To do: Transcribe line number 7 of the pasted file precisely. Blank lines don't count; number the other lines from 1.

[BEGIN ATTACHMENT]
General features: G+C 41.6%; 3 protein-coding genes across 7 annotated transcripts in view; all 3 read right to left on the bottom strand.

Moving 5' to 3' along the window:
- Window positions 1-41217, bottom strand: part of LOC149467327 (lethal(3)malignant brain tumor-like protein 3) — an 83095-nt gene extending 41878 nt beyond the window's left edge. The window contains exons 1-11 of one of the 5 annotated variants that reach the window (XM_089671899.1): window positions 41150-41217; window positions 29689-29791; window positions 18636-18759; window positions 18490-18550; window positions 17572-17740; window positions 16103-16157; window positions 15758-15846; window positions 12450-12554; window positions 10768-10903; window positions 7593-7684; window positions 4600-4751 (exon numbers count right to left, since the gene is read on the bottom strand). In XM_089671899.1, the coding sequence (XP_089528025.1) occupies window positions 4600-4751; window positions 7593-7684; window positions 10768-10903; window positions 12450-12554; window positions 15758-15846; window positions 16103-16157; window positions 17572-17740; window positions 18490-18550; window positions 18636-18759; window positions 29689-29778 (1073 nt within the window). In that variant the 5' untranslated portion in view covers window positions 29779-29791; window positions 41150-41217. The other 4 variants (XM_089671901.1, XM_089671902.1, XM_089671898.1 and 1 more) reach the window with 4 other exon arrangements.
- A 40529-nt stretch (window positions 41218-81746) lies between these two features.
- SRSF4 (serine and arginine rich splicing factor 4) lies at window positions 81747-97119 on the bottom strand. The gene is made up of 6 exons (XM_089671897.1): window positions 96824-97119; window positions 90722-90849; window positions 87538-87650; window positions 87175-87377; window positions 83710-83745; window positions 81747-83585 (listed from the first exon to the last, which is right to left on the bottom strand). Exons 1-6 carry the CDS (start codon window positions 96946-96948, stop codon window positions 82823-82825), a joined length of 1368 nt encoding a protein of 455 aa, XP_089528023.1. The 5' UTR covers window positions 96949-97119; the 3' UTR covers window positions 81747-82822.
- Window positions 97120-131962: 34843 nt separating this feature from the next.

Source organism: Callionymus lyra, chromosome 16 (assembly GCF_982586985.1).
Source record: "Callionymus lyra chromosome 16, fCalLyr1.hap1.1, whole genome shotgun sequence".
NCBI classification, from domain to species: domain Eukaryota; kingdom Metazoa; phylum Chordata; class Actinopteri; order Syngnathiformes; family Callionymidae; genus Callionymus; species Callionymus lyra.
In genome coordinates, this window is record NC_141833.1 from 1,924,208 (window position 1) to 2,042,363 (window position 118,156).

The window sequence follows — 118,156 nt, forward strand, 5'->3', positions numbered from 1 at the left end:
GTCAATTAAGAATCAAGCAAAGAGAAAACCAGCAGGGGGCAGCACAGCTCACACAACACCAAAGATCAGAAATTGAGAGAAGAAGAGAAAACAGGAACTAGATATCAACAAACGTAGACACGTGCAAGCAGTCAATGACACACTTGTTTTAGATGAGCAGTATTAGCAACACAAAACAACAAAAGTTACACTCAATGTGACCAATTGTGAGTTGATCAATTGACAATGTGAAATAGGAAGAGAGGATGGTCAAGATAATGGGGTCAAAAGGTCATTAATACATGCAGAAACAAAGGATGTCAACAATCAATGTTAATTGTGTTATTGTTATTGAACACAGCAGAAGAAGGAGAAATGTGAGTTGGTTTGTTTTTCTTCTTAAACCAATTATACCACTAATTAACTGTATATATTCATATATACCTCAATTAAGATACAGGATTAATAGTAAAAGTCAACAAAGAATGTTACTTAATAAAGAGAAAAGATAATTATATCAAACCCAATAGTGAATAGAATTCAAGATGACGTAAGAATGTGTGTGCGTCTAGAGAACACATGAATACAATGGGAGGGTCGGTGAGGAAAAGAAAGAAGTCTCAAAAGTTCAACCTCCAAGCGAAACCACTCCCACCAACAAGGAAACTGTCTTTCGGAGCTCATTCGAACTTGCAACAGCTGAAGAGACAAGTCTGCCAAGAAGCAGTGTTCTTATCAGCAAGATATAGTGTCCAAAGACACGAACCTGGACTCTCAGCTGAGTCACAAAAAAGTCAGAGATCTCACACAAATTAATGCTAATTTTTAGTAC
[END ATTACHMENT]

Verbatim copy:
Source organism: Callionymus lyra, chromosome 16 (assembly GCF_982586985.1).